The root canals were located and permeabilised with K files #10 and #15 (Dentsply / Maillefer, Ballaigues, Switzerland). The cervical and middle thirds of the canals were prepared with SX and S1 files of the ProTaper Universal® system (Dentsply/Maillefer, Ballaigues, Switzerland). The length of the root canal was determined by radiography and confirmed with an electronic apical locator (Propex Pixie®, Denstply /Maillefer, Ballaigues, Switzerland). Chemicalmechanical preparation was done with Flexofile manual files (Dentsply/Maillefer, Ballaigues, Switzerland) to obtain calibre #35 in both canals using the crown down instrumentation technique, irrigating with sodium hypochlorite 2.5% (Asfer Chemical Industry Ltd., Sao Caetano Industry Ltd, Sao Caetano do Sul, SP, Brazil) at each instrument change. The canals were lubricated with ethylenediaminetetraacetic acid (EDTA) 17% (Glyde®, Dentsply/Maillefer, Ballaigues, Switzerland) and then filled with calcium hydroxide paste Ultracal® XS (Ultradent, South Jordan, UT, USA). The patient was requested to return in 7 days. On the second visit, the tooth was asymptomatic. Final irrigation was carried out with sodium hypochlorite 2.5%, followed by normal saline solution. An epoxy resin-based endodontic cement was used (Top Seal®, Dentsply / Maillefer, Ballaigues, Switzerland) with the cold lateral compaction technique. The final x-rays showed both canals correctly filled. Finally, clinical and x-ray check-ups were done at 15 and 30 days, reporting absence of painful symptoms and normal periapical x-rays (Figure 3). A complementary CBCT examination was also requested, which showed in 3D that the canals were completely filled (Figure 4) and a better understandment of its external anatomy (Figure 5).
Image
Figure 1: Initial conventional periapical radiography, left mandibular canine with two roots and two root canals. A: ortho-radial direction; B: mesial distorsion; C: distal distorsion.
Image
Figure 2: Initial CBCT image of the left mandibular canine with 2 roots and 2 root canals using Ez 3D 2009 software. White arrow indicates the left lower mandibular canine in A and the lingual accessory root in B-C-D; A: axial section, cervical third; B: axial section, middle third; C: axial section, apical third; D: cross section.
Image
Figure 3: Final conventional periapical radiography, left mandibular canine with two roots and two root canals. A: ortho-radial direction; B: mesial distorsion; C: distal distorsion.
Image
Figure 4: Final CBCT image of the left mandibular canine with 2 roots and 2 root canals, with completed endodontic filling, using Ez 3D 2009 software. White arrow indicates the left lower mandibular canine in A and the lingual accessory root in B-C-D; A: axial section, cervical third; B: axial section, middle third; C: axial section, apical third; D: cross section.
Image
Figure 5: Three-dimensional reconstruction of the birradicular left mandibular canine, without the presence of alveolar bone. A: left view; B: right view.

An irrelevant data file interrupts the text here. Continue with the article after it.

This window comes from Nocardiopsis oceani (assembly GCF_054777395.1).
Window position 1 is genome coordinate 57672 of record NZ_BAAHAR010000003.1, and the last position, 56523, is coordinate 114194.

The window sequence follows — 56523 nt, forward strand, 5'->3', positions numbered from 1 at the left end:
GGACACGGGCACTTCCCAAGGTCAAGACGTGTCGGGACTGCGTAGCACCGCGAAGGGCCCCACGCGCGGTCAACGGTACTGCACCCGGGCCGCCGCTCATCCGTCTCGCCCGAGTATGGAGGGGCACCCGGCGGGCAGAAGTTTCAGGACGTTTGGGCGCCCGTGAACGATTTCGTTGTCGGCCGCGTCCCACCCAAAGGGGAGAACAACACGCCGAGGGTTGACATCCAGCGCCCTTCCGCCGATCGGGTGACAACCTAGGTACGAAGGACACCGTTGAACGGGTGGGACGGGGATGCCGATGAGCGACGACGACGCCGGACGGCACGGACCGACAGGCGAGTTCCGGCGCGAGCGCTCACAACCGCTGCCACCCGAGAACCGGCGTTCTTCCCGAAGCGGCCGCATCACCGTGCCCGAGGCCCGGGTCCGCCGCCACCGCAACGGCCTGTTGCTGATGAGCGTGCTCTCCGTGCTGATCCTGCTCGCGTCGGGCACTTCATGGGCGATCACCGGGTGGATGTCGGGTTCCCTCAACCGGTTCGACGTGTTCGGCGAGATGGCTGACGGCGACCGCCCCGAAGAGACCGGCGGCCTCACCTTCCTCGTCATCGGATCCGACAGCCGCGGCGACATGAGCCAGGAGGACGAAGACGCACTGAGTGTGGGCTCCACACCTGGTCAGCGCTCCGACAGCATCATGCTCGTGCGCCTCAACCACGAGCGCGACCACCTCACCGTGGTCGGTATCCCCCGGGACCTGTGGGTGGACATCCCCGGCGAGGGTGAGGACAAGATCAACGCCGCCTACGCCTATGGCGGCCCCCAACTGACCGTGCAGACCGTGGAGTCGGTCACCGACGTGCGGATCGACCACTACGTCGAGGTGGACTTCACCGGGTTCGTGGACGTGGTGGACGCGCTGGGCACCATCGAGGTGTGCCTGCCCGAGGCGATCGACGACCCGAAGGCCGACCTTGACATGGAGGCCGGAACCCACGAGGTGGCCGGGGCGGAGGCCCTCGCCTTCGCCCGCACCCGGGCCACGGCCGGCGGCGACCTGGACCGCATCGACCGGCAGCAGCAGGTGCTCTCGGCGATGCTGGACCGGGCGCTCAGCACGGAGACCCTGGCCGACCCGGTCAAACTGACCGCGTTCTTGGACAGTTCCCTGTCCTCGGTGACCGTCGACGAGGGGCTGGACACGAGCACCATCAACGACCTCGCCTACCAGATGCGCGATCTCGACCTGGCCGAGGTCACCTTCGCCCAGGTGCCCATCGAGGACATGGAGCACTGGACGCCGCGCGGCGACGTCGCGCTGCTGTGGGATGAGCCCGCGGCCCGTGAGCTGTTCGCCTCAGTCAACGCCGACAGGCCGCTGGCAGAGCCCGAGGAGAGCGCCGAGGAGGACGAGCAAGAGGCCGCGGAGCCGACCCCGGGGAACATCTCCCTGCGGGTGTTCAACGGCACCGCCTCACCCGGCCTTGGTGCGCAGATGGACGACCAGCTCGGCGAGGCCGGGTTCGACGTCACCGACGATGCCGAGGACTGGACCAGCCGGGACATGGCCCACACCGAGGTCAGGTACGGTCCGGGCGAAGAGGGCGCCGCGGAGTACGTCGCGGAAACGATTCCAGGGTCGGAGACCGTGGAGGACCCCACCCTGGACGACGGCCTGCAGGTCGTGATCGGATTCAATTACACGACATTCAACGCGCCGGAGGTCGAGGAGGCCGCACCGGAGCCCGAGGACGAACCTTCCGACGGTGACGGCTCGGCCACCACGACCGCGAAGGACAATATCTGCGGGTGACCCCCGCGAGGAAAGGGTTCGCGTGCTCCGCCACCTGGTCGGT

Discussion

The mandibular canine usually presents one canal and one root [6]; however variations have been reported [2,3,4]. On the other hand the presence of two roots in lower canines is rarely observed. Ouellette [7] describes the occurrence of two roots and two canals in lower canines in only 5% of all teeth analysed. Laurichesse et al [8] describe a second root in mandibular canines in only 1% of cases. Pécora et al. [6], in a diaphanisation study of 830 extracted mandibular canines, observed only 1.7% of teeth with two roots and two separate canals.
Conventional periapical radiography continues to be the most widely-used diagnostic method for distinguishing the internal anatomy of the tooth; however periapical radiography frequently fails to detect a second root with its canal [9], due to the superposition of structures such as other roots of the same tooth, the zygomatic arch or excessive bone density. Pécora et al. [6] described root direction in the mandibular canine and found that 48.7% of roots present curvature, 1.0% to lingual and 3.2% to vestibular. Because curvatures increase the length of work in endodontic treatment, they need to be detected and measured to avoid inadequate instrumentation or incomplete filling. In the case presented in this report it was observed in CBCT that both canals presented curvatures in the vestibular-lingual direction, which could not be detected in the periapical radiography, due to the two-dimensional nature of the image. CBCT also made it possible to detect the curvatures present in a vestibular-lingual direction, to identify the exact point of root and canal bifurcation and to measure exactly the crown-root length. Conventional radiography images must be examined carefully in order to interpret and identify details which may suggest the presence of bifurcations or trifurcations of the root canal or the presence of an accessory root.

Conclusion

Although the most common anatomy of mandibular canines comprises a single root and a single root canal, the clinician must take into account possible anatomical variations such as the direction of curvatures, and always look for a second root canal, whether associated with one or two roots. CBCT is a convenient method for complementary diagnosis before establishing a course of endodontic treatment.

References